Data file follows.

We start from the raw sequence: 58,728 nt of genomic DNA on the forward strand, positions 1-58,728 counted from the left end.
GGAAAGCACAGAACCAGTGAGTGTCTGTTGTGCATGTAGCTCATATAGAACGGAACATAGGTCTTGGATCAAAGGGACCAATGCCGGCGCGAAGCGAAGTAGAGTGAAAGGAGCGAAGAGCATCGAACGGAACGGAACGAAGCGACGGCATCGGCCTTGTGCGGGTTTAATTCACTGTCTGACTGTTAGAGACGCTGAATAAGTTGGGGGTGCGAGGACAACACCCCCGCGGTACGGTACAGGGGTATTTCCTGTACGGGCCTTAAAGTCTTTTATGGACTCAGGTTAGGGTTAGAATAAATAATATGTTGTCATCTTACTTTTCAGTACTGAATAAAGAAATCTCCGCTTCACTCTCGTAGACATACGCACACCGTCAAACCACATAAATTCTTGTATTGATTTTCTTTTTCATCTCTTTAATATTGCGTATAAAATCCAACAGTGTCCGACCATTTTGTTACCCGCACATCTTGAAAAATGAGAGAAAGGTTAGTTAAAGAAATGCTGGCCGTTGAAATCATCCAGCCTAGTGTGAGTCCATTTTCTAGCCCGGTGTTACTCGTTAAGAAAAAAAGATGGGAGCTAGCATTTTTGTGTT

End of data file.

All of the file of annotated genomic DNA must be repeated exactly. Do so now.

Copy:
We start from the raw sequence: 58,728 nt of genomic DNA on the forward strand, positions 1-58,728 counted from the left end.
GGAAAGCACAGAACCAGTGAGTGTCTGTTGTGCATGTAGCTCATATAGAACGGAACATAGGTCTTGGATCAAAGGGACCAATGCCGGCGCGAAGCGAAGTAGAGTGAAAGGAGCGAAGAGCATCGAACGGAACGGAACGAAGCGACGGCATCGGCCTTGTGCGGGTTTAATTCACTGTCTGACTGTTAGAGACGCTGAATAAGTTGGGGGTGCGAGGACAACACCCCCGCGGTACGGTACAGGGGTATTTCCTGTACGGGCCTTAAAGTCTTTTATGGACTCAGGTTAGGGTTAGAATAAATAATATGTTGTCATCTTACTTTTCAGTACTGAATAAAGAAATCTCCGCTTCACTCTCGTAGACATACGCACACCGTCAAACCACATAAATTCTTGTATTGATTTTCTTTTTCATCTCTTTAATATTGCGTATAAAATCCAACAGTGTCCGACCATTTTGTTACCCGCACATCTTGAAAAATGAGAGAAAGGTTAGTTAAAGAAATGCTGGCCGTTGAAATCATCCAGCCTAGTGTGAGTCCATTTTCTAGCCCGGTGTTACTCGTTAAGAAAAAAAGATGGGAGCTAGCATTTTTGTGTT